What is freedom of expression? Without the freedom to offend, it ceases to exist.Salman Rushdie
Via A.M. Homes’ introduction to Shirley Jackson’s The Lottery:
When reading Jackson, I can’t help but think of the stories of Raymond Carver, who had a similar ability to create a sort of melancholy emotional mist that floats over his stories. But Jackson also had the ability to be savagely funny: at one point in her career, Desi Arnaz reportedly inquired about her interest in writing a screenplay for Lucille Ball…
Somehow this is actually true. Jackson’s son confirmed it to Michael Schulman at the New Yorker, who couldn’t help noting:
Jackson declined, but one imagines a vial of poisoned Vitameatavegamin…
A world where this had come to pass would be a better one for it.
Fiddler on the Roof premiered on Broadway in 1964, proving that an nontraditional musical about an Eastern European shtetl family being wrenched apart by the struggle over tradition and fears of the next pogrom could play to massive audiences. It still does today.
Last year marked the 50th anniversary of its first production in Japan. Since then it has become that country’s most popular American musical.
Joseph Stein, who wrote the book for Fiddler—stitching together the musical’s characters and themes from the work of Sholem Aleichem—remembered bringing the show to Japan in 1967. He had this incredible exchange about the universality of some works of art:
Japan was the first non-English production and I was very nervous about how it would be received in a completely foreign environment. I got there just during the rehearsal period and the Japanese producer asked me, “Do they understand this show in America?” And I said, “Yes, of course, we wrote it for America. Why do you ask?” And he said, “Because it’s so Japanese”…
In David Montgomery’s great CityLab article, he tries to delineate the boundaries of that fungible region known as the Midwest. In response to a survey, he finds broad agreement:
…there is a core area that most everyone agrees is Midwestern, including cities like Chicago, Milwaukee, Minneapolis, Omaha, Indianapolis, Detroit, Cleveland, Columbus, St. Louis, and Kansas City.
But things get complicated when you start talking about the “fuzzy boundary regions”:
…places where people are more divided about their alleged Midwesternness. This includes cities like Pittsburgh and Buffalo, New York, where respondents were torn between Midwest and East Coast allegiance; cities like Louisville and Oklahoma City, where Midwestern and Southern or Southwestern identities are in conflict; and places like Rapid City, South Dakota, where the Midwest becomes the West.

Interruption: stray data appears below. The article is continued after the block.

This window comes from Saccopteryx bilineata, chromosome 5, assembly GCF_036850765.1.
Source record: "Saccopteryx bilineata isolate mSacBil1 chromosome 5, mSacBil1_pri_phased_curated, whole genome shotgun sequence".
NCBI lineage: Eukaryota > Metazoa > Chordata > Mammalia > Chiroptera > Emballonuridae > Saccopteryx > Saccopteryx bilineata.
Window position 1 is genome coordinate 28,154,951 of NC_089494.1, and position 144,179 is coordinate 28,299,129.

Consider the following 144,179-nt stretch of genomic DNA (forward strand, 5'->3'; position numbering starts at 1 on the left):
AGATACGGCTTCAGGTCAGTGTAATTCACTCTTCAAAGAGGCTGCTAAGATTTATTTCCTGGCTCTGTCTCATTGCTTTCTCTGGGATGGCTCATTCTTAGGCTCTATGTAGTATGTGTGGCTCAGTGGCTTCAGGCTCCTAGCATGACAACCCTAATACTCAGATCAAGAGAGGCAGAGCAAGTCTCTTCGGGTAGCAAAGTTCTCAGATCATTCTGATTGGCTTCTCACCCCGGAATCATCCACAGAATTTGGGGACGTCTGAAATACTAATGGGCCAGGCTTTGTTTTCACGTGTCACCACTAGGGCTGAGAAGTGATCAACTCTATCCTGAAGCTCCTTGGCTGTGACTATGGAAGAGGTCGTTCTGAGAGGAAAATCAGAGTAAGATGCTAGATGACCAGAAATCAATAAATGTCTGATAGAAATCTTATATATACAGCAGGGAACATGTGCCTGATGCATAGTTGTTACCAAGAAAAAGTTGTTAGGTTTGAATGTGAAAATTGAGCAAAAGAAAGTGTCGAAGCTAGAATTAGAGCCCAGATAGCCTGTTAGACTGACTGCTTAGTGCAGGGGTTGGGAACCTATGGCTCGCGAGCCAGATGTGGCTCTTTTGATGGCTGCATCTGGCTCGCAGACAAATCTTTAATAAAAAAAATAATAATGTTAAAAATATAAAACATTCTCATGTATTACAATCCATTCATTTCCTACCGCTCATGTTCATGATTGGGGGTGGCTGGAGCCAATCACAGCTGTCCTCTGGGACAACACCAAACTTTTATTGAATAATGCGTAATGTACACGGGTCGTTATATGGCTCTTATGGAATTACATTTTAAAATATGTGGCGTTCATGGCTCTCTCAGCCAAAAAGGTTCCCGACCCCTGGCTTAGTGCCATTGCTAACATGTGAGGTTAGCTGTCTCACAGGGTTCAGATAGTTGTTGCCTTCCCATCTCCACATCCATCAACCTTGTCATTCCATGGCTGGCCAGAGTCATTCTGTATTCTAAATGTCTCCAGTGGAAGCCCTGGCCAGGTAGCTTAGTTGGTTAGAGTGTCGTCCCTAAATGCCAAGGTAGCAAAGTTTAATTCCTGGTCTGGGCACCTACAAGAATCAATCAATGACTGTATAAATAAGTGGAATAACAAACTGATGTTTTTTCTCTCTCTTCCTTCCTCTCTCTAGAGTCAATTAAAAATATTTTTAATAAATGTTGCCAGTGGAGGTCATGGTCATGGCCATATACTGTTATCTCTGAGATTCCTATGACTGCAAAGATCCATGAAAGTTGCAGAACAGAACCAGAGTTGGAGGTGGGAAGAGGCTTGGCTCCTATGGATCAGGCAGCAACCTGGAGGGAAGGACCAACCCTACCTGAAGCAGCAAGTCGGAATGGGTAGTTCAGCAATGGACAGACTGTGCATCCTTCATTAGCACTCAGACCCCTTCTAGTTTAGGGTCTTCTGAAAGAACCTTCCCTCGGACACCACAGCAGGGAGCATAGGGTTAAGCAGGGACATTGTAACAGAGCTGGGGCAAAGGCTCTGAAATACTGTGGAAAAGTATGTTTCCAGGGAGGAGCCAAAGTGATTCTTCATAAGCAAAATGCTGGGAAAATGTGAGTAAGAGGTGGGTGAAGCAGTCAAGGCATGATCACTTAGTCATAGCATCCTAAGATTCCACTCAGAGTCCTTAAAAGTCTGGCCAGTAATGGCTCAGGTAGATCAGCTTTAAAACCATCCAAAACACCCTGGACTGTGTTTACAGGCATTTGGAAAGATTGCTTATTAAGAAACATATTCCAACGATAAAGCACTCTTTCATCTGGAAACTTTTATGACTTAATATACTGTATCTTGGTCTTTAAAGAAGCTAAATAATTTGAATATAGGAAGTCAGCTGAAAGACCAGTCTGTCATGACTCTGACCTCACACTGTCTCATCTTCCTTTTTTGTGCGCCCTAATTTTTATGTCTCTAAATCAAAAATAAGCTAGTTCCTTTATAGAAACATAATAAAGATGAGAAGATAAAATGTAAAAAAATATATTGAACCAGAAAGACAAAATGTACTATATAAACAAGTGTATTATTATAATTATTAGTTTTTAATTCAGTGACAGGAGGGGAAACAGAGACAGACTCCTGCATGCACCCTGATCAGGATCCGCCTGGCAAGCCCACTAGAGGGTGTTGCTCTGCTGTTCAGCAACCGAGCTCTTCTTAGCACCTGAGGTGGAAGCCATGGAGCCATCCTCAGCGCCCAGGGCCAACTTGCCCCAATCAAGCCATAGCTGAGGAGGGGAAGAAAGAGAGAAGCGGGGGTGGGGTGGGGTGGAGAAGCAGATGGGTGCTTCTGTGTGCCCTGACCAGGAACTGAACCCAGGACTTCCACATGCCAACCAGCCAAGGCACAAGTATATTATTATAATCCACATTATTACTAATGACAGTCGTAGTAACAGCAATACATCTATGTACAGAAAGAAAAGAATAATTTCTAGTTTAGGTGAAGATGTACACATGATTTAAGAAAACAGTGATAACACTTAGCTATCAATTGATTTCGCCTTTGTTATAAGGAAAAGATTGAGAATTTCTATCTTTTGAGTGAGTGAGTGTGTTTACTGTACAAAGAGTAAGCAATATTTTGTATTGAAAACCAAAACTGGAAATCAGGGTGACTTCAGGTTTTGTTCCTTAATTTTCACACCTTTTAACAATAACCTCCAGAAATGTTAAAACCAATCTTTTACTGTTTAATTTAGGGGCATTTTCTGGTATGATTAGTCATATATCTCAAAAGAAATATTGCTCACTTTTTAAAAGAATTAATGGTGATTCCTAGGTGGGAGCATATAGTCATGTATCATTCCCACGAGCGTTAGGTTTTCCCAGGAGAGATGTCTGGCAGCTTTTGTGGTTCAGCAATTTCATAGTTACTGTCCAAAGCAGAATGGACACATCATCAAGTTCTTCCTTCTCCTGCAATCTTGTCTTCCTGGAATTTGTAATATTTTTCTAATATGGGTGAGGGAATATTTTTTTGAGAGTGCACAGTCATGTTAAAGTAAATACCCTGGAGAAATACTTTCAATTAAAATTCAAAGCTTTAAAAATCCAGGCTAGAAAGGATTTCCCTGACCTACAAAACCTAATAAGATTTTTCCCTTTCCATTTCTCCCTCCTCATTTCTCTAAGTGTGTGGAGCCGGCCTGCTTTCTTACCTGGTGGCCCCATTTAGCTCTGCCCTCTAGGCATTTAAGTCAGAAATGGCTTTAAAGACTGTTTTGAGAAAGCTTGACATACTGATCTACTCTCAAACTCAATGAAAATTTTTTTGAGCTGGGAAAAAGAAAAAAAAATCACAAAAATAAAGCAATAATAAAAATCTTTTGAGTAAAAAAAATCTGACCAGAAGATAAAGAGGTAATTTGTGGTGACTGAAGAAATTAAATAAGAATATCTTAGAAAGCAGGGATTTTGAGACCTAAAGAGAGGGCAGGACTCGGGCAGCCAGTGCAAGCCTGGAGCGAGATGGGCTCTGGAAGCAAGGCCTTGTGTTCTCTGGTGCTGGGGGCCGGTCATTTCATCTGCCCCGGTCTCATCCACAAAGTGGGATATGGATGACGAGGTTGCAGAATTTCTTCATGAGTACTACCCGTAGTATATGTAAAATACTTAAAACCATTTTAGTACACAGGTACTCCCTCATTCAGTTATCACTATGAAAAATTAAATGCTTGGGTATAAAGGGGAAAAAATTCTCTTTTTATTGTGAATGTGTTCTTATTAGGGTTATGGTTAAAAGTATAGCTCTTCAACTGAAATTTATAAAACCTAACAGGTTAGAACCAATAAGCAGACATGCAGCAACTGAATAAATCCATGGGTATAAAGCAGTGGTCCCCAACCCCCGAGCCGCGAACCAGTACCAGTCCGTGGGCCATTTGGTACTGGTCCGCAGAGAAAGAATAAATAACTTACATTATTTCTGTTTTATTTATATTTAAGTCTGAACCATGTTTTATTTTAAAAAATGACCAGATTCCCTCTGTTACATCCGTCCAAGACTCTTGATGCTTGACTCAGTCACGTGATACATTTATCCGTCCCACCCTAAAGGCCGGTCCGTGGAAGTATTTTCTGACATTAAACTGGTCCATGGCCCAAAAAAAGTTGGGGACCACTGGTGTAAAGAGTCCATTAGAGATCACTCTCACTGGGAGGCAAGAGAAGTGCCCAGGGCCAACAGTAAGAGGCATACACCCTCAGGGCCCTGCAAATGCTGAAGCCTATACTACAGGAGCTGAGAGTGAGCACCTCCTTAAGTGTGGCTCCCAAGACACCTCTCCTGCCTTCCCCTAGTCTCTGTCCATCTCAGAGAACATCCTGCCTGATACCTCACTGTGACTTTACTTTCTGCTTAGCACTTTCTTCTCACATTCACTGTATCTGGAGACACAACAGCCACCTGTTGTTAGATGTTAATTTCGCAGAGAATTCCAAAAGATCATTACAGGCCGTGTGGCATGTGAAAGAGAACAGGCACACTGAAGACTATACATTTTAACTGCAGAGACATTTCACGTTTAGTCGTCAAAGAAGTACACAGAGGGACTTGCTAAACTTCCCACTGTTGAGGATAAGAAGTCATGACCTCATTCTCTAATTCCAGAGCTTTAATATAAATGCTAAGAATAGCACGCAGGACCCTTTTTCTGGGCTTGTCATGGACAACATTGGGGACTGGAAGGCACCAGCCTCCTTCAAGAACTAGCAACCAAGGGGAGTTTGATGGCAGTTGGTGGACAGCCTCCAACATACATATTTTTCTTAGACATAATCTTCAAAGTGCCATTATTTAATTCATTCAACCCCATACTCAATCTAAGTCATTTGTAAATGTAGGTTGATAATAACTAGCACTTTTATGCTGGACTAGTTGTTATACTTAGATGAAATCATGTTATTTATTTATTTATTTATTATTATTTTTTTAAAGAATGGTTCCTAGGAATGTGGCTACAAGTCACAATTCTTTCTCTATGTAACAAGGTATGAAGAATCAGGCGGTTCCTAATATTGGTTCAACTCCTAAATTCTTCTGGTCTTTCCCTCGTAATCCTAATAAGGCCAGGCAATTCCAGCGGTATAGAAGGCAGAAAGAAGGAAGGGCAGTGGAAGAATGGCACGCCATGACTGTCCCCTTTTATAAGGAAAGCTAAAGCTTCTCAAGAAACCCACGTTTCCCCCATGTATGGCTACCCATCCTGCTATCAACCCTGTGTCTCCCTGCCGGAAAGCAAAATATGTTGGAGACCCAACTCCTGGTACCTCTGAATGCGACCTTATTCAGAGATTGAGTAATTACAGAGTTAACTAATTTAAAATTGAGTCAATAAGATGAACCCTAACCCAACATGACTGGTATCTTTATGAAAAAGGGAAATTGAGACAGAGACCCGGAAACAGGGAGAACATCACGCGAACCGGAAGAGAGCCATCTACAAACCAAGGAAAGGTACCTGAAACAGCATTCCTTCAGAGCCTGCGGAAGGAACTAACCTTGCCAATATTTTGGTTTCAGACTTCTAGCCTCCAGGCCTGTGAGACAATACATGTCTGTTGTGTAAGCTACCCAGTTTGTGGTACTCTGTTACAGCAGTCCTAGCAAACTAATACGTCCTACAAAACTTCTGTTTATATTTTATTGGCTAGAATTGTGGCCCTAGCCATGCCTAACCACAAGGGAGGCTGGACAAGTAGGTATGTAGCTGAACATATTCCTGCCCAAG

Buffalo might not be the East Coast, but Midwest seems a stretch.
Next Monday and Tuesday, Amazon is having its annual Prime Day sale (shouldn’t that be Prime Days?).
For many, this provides an opportunity to load up on all the consumer goods they want and don’t need (100″ TV, voice-operated device that records everything you say and sends it back to Amazon’s server farms for future use by…?). For others it’s an understandably good time to save a few well-needed dollars buying essentials they actually need (diapers, clothes for the kids, food).
But of course, it’s not so simple as a great deal. John Oliver recently broke down what it’s like to work at an Amazon warehouse, where things get particularly Dickensian during the run-up to Prime Day(s):
And now some workers at Amazon’s facility in Shakopee, Minnesota are planning a strike to protest working conditions.
Over at Moby Lives, Ryan Harrington—who noted that some white-collar Amazon workers are flying to Shakopee to join the strike—used the situation to make a helpful suggestion for what to do come Prime Day: Maybe shop somewhere else that day(s).
That applies particularly to books. The American Booksellers Association noted a number of things that your local indie store provides that Amazon, whatever your feelings about them, simply cannot (union labor, drag queen storytime, a cute place to get engaged).
One thing not on their list that absolutely should be: Bookstore cats.
A little late for May Day, but still worth reading. This New Statesman piece looks at the rise of non-utopian socialists who redefine the fight as more of a struggle to simply help people survive the time-sucking grind of modern capitalism. Per Freud: “converting hysterical misery into ordinary unhappiness.”
Imagine ordinary people, with ordinary abilities, having time after their 28-hour work week to explore whatever interests or hobbies strike their fancy (or simply enjoy their right to be bored). The deluge of bad poetry, strange philosophical blog posts, and terrible abstract art will be a sure sign of progress…
From Anthony Lane’s despairing review of the biopic Tolkien:
Why do people keep making films about writers? And why do people watch them? It’s not as if writers do anything of interest. Unless you’re Byron or Stendhal, a successful day is one in which you don’t fall asleep with your head on the space bar. An honest film about a writer would be an inaction-packed six-hour trudge, a one-person epic of mooch and mumblecore, the highlights being an overflowing bath, the reheating of cold coffee, and a pageant of aimless curses that are melted into air, into thin air…
Last month in the Los Angeles Times, Henry Rollins published a beautiful appreciation of Jon Savage’s brilliant new oral history of Joy Division: This Searing Light, the Sun and Everything Else. He included this description of the band’s music, which sums it up better than just about anyone else ever has:
Joy Division’s music doesn’t “rock” in the classic sense as much as shudder, roar and convulse. The songs are readings of temperature, light and lack of light. They walk silently for hours on city streets and return alone to small rooms with full ashtrays and no messages on the machine. It’s a fantastically difficult question to answer: Why do you like Joy Division? The more dedicated the listener, the more likely you’ll get an inhaled breath held for a few seconds, an exhale and a shrug…
Now go listen to Closer about 10 times and you will see what Hank means.
In March of this year, Twitter had an all-hands meeting at which an employee asked why the company can’t do as good a job of keeping white supremacist material off the site as they have done with ISIS propaganda?
According to Motherboard, another employee provided a simple explanation: